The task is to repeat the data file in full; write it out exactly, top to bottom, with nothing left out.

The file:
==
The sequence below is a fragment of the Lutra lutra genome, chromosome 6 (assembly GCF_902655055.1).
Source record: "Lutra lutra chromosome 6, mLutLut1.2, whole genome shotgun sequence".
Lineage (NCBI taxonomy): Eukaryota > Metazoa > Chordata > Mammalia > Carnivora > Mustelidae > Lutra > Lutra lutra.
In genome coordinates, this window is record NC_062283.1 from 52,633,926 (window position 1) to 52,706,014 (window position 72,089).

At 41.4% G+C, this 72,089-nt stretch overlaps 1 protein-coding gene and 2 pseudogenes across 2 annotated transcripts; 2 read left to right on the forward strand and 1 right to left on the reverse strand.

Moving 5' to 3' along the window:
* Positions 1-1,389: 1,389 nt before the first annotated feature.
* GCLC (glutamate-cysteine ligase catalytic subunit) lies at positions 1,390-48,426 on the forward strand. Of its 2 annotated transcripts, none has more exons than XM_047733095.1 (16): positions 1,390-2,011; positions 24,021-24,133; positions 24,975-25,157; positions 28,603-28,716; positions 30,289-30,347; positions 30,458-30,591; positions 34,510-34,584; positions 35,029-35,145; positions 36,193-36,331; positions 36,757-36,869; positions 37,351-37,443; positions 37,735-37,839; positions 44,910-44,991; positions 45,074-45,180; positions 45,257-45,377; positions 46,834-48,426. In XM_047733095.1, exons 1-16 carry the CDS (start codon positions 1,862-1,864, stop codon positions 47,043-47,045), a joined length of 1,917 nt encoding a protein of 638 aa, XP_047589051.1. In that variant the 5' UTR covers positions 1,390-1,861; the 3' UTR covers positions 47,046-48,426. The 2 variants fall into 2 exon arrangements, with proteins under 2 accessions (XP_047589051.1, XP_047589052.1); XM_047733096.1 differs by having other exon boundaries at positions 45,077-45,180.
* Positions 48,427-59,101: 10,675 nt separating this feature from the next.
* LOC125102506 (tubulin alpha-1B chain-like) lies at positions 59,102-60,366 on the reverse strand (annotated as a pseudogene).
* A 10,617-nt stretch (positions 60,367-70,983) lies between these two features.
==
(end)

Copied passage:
The sequence below is a fragment of the Lutra lutra genome, chromosome 6 (assembly GCF_902655055.1).
Source record: "Lutra lutra chromosome 6, mLutLut1.2, whole genome shotgun sequence".
Lineage (NCBI taxonomy): Eukaryota > Metazoa > Chordata > Mammalia > Carnivora > Mustelidae > Lutra > Lutra lutra.
In genome coordinates, this window is record NC_062283.1 from 52,633,926 (window position 1) to 52,706,014 (window position 72,089).

At 41.4% G+C, this 72,089-nt stretch overlaps 1 protein-coding gene and 2 pseudogenes across 2 annotated transcripts; 2 read left to right on the forward strand and 1 right to left on the reverse strand.

Moving 5' to 3' along the window:
* Positions 1-1,389: 1,389 nt before the first annotated feature.
* GCLC (glutamate-cysteine ligase catalytic subunit) lies at positions 1,390-48,426 on the forward strand. Of its 2 annotated transcripts, none has more exons than XM_047733095.1 (16): positions 1,390-2,011; positions 24,021-24,133; positions 24,975-25,157; positions 28,603-28,716; positions 30,289-30,347; positions 30,458-30,591; positions 34,510-34,584; positions 35,029-35,145; positions 36,193-36,331; positions 36,757-36,869; positions 37,351-37,443; positions 37,735-37,839; positions 44,910-44,991; positions 45,074-45,180; positions 45,257-45,377; positions 46,834-48,426. In XM_047733095.1, exons 1-16 carry the CDS (start codon positions 1,862-1,864, stop codon positions 47,043-47,045), a joined length of 1,917 nt encoding a protein of 638 aa, XP_047589051.1. In that variant the 5' UTR covers positions 1,390-1,861; the 3' UTR covers positions 47,046-48,426. The 2 variants fall into 2 exon arrangements, with proteins under 2 accessions (XP_047589051.1, XP_047589052.1); XM_047733096.1 differs by having other exon boundaries at positions 45,077-45,180.
* Positions 48,427-59,101: 10,675 nt separating this feature from the next.
* LOC125102506 (tubulin alpha-1B chain-like) lies at positions 59,102-60,366 on the reverse strand (annotated as a pseudogene).
* A 10,617-nt stretch (positions 60,367-70,983) lies between these two features.